Recognise this place?
Familiar, right? Perhaps the next two pictures will give you more clues.
Here’s a nice one from a family album. We thank Alexander for this gem. According to him, the girl (standing) is his grandmother Madam Ursula. Behind her are her parents Mr Arokiasamy and Mrs Iruthayamary. The little one on the car is Ursula’s sister Kolanda Theresa. Incidentally, Mr Arokiasamy was involved in the textile & liquor business.
Anyone else have similar memories of their childhood to share? We’d love to hear from you 🙂
I had a brief ride around Old Town this morning to see what was happening. I couldn’t get any photo or update on the Railway Station Gardens as they are still hidden behind tall blue fencing. However apart from the Cenotaph and the Ipoh Tree there seems to be nothing of the gardens left. Not a great welcome for the tourists in “Visit Perak Year 2012!”.
Then I wandered along the road to see the Birch Clock Tower Garden renovation. What a surprise – as although it is unlikely that anything has been done to preserve the two statuues, Justice and Fortitude from falling down (see http://ipohecho.com.my/v2/2012/03/01/ipohs-virtues-in-danger/) the tower has been repainted Black and White.
Although that may be approproiate ……… Black and white stands for mourning and cheerless occasions. For example, traditional garb for a funeral is black and white. Black for the loss, and white for their passing onto the heavens, ……… I must say I don’t like it, but then again I did not like the pink either, much preferring the 1909 odiginal version which was all-white. Clearly I am a traditionalist.
By the way, could someone suggest (again) to Datuk Bandar that he gets the clock working.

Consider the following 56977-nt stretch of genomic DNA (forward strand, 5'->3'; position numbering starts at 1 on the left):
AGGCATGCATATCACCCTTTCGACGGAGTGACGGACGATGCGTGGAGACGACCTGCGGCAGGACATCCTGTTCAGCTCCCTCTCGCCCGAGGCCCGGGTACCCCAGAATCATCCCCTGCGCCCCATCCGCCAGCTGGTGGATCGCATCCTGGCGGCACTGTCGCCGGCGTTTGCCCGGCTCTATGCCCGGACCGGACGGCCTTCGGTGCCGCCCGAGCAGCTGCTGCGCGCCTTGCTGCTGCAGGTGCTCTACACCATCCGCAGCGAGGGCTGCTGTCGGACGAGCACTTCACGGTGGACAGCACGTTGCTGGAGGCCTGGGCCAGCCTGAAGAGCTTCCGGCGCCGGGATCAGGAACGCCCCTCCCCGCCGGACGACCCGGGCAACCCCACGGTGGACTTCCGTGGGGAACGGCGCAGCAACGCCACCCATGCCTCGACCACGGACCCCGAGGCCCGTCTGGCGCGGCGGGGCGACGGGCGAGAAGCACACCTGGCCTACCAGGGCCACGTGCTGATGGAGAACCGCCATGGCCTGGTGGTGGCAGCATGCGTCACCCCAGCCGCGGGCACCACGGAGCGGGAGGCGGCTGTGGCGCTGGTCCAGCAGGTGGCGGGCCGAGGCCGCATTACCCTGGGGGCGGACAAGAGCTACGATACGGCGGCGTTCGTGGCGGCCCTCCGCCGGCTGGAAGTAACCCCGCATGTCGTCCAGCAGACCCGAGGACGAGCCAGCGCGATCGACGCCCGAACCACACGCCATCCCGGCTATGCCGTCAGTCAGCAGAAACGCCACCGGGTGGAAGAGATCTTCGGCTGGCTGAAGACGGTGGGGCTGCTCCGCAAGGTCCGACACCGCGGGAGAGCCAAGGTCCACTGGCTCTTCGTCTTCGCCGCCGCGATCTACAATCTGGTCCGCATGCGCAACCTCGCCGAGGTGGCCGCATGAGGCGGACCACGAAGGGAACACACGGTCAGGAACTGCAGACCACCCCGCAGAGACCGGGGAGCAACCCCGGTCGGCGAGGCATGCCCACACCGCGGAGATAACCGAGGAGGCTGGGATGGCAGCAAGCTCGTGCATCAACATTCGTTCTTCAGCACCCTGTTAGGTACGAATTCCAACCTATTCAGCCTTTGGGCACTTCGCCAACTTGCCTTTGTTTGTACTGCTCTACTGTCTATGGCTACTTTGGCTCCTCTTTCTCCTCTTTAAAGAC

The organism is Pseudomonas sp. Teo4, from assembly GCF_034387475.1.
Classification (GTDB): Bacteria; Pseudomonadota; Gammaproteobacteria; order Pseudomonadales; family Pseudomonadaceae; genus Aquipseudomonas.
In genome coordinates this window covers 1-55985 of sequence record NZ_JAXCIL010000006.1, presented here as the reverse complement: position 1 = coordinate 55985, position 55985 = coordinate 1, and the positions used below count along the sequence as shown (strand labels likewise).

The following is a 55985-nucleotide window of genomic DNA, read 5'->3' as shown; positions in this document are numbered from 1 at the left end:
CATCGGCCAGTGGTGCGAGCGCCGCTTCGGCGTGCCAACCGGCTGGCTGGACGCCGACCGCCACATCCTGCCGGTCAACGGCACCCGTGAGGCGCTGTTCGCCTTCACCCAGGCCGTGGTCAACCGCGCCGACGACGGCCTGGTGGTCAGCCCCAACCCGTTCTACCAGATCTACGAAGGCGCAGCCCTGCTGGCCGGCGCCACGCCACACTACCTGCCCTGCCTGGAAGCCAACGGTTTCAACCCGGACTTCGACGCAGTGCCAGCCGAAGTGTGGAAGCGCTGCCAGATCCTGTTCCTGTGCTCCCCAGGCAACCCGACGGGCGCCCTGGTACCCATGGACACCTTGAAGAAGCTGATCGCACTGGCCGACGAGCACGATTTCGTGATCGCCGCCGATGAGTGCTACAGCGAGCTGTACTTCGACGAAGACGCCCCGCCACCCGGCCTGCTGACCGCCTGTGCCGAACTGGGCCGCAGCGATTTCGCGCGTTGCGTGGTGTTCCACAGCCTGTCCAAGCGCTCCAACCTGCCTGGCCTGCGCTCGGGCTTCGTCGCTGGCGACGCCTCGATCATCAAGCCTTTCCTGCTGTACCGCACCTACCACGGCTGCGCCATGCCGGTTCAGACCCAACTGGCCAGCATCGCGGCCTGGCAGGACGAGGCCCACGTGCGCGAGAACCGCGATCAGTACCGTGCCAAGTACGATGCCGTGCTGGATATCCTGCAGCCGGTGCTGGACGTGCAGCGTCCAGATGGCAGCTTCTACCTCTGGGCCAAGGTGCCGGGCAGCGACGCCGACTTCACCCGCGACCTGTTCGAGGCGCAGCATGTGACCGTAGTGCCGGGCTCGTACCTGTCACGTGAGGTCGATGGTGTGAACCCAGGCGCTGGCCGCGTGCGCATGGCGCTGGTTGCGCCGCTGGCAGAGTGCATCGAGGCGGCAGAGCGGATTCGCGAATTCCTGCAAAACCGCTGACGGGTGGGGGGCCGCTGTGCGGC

As you can see the gardens have not progressed too much either. Sigh, maybe they will be ready to celebrate the successful (?) end to our special tourism year.
We welcome your views.
Most of us are familiar with the Birch Clock Tower (along Post Office Road). In one of our previous posts, we were wondering what building seemed hidden in the background, far left of the picture (see below).
Well, the mystery has been solved – the building is none other than the old Court House!
Yes, this was what the court house looked like in the late 1800s. This court house was built in 1888 and remained a court house till 1909. The court moved to another location, but later settled at its present place – Club Road. This structure, however, remained there till the 1960s; it later paved way to the construction of the Perak State Mosque.
“Oh No!” I can hear you say, “Not the clock tower AGAIN!”, but please be patient because this postcard sent to us as a scan was bought here in Ipoh in 1955 and there is something quite different about it.
“Different! What is different?”
Well, out of the many similar pictures we have seen from the inauguration in 1909 to today, we have never seen the wooden building at the bottom left of the picture. So please enlighten us by telling us what it was and when it was there.
We know that with so many readers with great memories of Ipoh, somebody will be able to tell us.
A friend visited the Birch Memorial Clock Tower and brought us back these pictures.
The top two are at the top of the steps as you approach the tower from the lower road. Rotting food and goodness knows what else to navigate past as you visit Ipoh’s heritage. Bottom left is the base of the tower, complete with broken bed and water bottle and the bottom right is just across the road from the mosque. What a dreadful sight for our Muslim friends as they leave their place of prayer.
Now you may not like the reason that the tower was put there in the first place – many don’t. But the fact is that the structure is 100 years old this year and represents a key bit of history for this country and its people. Nobody denies that Birch was not a good administrator, nor that he treated the Malays badly, but as they say, that is history and whatever else, it is history like this that brings in tourist dollars.
Surely the place deserves to be treated better than this!